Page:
Postaday for January 29th: Burning Down the House. Your home is on fire. Grab five items (assume all people and animals are safe). What did you grab?
Heat cocoons, heavy and thick, but a sweet spear of cold beckons, pulls, a line of oxygen, collapsing fast as I stumble out of the room, bounce off a doorway, through the hall. Out the front door and all is smoke and choke and black, I’m falling, dropping out of the haze and the heat onto the cold wet grass, thank god.
Something shifts under my head. I crane to look up at a tower of canvas and crude stitching. A gloved hand is thrust in my face. I grip at and I’m hauled to my feet. My knees buckle under the sudden head rush. When my vision clears, a muffled voice behind sooted plexiglass shouts something that ends with, “do you understand, Mr. Edwards?”
I open my mouth to reply, and cough a thick gray cloud, ripping my lungs to pieces, twisting my gut into knots. Finally I manage “What?”
The roar of the fire subsides a few notes as I’m pulled closer to the road. Bystanders bathed in shifting blues and reds, wide eyed andf cringing against the hear of the blaze. “I said you have to go back in there! Mr. Edwards! Your family and pets are safe, but you have to go back in there and bring back five things! Do you understand?”
I blink a few times, my eyes somehow finding moisture inside themselves. “I don’t have any pets!” I yell.
“Okay, good! Five things, Mr. Edwards!” He grabs my shoulders and spins me around.
“Why?” I manage to shout. Just turning to face the fire, it’s tripled in heat, and too bright to look into.
“It’s for the daily prompt! Now go!” He pushes me, and like a fool in rush while angels stand aside cowering, I go back into my burning house.
Sweat pops up on every inch of body, a refined mixture of water and sebaceous secretions, covering me in a protective coat of wax. I throw an arm up against the searing brightness, hide my mouth in the crook of elbow against the smoke. Through the front door and up the stairs, with each step rising the heat gets hotter. Down a dark hall that’s more smoke than fire, into my office. Yank my computer from below my desk, cords flying as they pop out of peripherals. All my photos, my word docs, my stupid video games. I hurl it at my office window, hoping someone outside might catch it. The computer punches through the glass, and the sudden intake of air sets the entire room on fire— the blast launches me out the door and back into the hallway.
Five things? Think! I crawl on hands and knees towards the guest room. That’s where the book case is. Books. If they’re not so much ash right now. I grab few rare paperbacks, old dime-store copies of Ross H. Spencer’s early works. Not because they’re valuable. Just because they’d be hard to replace. I haven’t read them in years. Shove them down the front of my pants.
My breath is labored and heat has sapped most of my strength. I crawl across the hall into my bedroom. Reach up on the dresser and pull the watch winder down, which bounces of my head. A hot wetness, I’m bleeding. One eye closes against the sting of it. I rip the watch out of the winder. A gift from my wife, to congratulate me for my first marathon. She had it engraved. Shove it in my pocket.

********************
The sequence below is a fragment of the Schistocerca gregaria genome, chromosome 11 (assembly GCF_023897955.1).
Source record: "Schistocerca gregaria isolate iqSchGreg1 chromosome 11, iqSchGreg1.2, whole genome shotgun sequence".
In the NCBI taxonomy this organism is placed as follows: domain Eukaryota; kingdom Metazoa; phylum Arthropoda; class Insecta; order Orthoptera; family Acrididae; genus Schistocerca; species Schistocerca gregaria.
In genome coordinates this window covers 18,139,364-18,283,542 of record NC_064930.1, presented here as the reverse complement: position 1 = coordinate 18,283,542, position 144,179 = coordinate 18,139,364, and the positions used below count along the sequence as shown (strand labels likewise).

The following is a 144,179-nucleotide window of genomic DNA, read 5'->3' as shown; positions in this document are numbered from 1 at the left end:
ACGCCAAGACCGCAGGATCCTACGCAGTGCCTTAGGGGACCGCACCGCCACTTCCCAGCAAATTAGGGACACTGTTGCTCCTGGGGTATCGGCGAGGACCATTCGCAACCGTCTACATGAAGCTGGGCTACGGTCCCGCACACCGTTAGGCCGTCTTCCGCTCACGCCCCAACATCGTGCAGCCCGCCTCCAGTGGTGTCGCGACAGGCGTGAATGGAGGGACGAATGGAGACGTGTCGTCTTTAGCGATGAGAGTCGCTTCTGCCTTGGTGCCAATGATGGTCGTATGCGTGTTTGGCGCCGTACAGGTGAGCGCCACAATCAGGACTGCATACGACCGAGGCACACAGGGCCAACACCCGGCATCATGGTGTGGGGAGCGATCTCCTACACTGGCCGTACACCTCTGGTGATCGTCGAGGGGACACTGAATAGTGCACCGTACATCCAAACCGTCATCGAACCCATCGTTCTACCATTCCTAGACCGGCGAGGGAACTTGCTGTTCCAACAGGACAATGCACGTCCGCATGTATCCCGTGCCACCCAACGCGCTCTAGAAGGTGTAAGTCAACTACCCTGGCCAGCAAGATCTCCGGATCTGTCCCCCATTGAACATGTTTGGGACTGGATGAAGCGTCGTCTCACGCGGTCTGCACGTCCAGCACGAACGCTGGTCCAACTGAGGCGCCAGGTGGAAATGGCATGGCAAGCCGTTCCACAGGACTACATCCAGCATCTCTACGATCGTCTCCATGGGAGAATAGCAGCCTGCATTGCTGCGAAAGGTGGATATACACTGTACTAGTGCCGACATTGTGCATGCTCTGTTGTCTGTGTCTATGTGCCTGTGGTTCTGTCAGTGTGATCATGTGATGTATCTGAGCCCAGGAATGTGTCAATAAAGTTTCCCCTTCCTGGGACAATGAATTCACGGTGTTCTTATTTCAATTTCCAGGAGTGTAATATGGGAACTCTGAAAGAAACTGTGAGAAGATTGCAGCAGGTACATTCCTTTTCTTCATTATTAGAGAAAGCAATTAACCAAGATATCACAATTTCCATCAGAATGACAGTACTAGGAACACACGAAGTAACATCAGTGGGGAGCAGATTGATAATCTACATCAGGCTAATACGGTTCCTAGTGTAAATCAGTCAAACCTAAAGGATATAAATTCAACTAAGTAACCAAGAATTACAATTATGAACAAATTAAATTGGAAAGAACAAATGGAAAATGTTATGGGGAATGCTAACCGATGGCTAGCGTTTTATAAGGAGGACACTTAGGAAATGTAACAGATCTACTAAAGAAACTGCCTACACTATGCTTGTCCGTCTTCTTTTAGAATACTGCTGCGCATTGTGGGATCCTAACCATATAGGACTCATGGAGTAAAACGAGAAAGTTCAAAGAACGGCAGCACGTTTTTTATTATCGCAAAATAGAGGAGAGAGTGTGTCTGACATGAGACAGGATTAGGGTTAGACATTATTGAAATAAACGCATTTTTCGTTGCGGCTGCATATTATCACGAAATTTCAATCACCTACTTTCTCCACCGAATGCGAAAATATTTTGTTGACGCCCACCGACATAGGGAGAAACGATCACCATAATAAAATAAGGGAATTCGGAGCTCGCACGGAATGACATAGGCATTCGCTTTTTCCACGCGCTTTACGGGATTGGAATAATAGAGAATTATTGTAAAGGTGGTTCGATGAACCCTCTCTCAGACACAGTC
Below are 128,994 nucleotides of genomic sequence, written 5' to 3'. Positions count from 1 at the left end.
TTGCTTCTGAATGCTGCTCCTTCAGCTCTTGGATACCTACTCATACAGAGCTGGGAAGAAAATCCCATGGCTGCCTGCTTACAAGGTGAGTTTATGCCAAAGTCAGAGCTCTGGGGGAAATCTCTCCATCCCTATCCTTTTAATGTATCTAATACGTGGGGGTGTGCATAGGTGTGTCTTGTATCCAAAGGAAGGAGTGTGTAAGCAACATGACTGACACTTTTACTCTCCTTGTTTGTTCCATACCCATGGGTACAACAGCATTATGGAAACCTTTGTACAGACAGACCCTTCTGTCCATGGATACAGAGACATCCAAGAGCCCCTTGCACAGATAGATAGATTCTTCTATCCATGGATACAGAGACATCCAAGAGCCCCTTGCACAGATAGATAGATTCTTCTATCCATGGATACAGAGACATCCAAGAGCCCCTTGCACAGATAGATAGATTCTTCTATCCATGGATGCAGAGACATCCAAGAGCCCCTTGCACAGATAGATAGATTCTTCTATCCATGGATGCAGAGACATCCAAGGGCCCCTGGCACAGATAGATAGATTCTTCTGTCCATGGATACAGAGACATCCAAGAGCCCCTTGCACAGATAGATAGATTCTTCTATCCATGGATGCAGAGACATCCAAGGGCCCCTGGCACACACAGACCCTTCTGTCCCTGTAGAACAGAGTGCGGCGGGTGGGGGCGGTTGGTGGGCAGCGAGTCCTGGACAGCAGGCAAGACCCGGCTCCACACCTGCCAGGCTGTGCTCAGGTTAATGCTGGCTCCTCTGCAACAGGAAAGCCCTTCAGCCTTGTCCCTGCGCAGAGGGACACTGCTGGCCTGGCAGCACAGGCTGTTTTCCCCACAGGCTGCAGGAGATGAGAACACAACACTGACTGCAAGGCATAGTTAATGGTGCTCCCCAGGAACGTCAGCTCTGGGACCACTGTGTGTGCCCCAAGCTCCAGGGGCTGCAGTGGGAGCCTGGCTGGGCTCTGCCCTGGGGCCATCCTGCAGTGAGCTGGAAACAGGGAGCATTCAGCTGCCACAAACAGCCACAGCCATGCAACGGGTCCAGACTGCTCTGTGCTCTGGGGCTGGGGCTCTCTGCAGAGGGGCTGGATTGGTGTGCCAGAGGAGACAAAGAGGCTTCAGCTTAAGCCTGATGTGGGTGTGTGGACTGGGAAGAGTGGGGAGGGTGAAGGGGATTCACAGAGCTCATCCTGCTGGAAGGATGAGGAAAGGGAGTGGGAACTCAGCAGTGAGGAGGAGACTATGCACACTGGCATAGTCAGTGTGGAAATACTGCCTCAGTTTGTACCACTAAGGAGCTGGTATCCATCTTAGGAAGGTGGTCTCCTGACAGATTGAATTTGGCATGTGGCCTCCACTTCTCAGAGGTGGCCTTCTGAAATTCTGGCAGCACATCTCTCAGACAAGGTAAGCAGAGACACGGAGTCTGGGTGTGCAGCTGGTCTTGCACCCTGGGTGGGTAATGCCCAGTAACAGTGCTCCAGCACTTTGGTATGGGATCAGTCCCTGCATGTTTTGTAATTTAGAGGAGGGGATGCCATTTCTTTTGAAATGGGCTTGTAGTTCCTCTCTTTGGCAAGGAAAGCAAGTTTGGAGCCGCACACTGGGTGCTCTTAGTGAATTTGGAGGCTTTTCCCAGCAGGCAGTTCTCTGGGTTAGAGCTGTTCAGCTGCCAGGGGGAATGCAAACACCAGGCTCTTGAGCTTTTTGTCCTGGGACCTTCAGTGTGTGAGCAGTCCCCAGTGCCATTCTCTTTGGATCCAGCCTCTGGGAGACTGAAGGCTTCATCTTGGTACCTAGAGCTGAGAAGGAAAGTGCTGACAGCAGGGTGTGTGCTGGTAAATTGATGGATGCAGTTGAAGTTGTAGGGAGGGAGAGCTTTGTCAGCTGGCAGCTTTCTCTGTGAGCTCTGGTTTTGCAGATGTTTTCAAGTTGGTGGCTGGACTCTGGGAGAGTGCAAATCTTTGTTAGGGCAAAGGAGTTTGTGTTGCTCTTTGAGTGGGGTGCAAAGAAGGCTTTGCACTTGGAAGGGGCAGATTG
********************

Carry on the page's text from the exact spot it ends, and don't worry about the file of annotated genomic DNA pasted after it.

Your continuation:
Crawl out of the bedroom and to the stairs again. I try to stand up as I descend them, a feat in combination with the flames that results in my tumbling all the way down. I lie at the bottom for a moment. The books in my pants have afforded me a few odd bruises. I stand up and move around the corner. Into the living room, the small bar there. Open it, grab a rare bottle of premium rum we got on a trip to Puerto Rico. Tuck it under one arm, trip over a burning beam that falls from the ceiling. Am I even breathing anymore. Go through a doorway.
Into the kitchen. This is where the fire must have started. This is insane. This is an incredibly stupid reason to risk death. I open the refrigerator, and grab a half-eaten bowl if my wife’s potato salad. I’m lucky if she makes it once every few years. No way I’m letting this one go to waste. No damn way.
And the rest is momentum. I’m blind at this point, my skin and muscle and bones a collection of white-hot rocks scraping together. I’m running as wood and glass and stone and brick explode around me. I’m careening across the porch, my shoes in flames and dragging behind me as fall, one more time, onto the crisping lawn.
The fireman catches me, hauls me towards the street. He’s pulling my saved items from me, pounding me on the back in congratulations, shoving an oxygen mask in my face. I have never consumed anything more delicious. My eyes are shut but I can I still see the white hot flames dancing.
A nudge on my shoulder. I open my eyes. My wife’s face. Pristine, untouched by the fire. “What about our wedding album?” she screeches, her eyes wide.
I turn to the firearm. “This stupid prompt. Is it set in stone? Can it be six items?” I start to cough, my stomach a clench ball of knives.
The fireman just shrugs. “It’s your word-count, pal.”
I grab my wife, kiss her fiercely, and then run back towards the flames.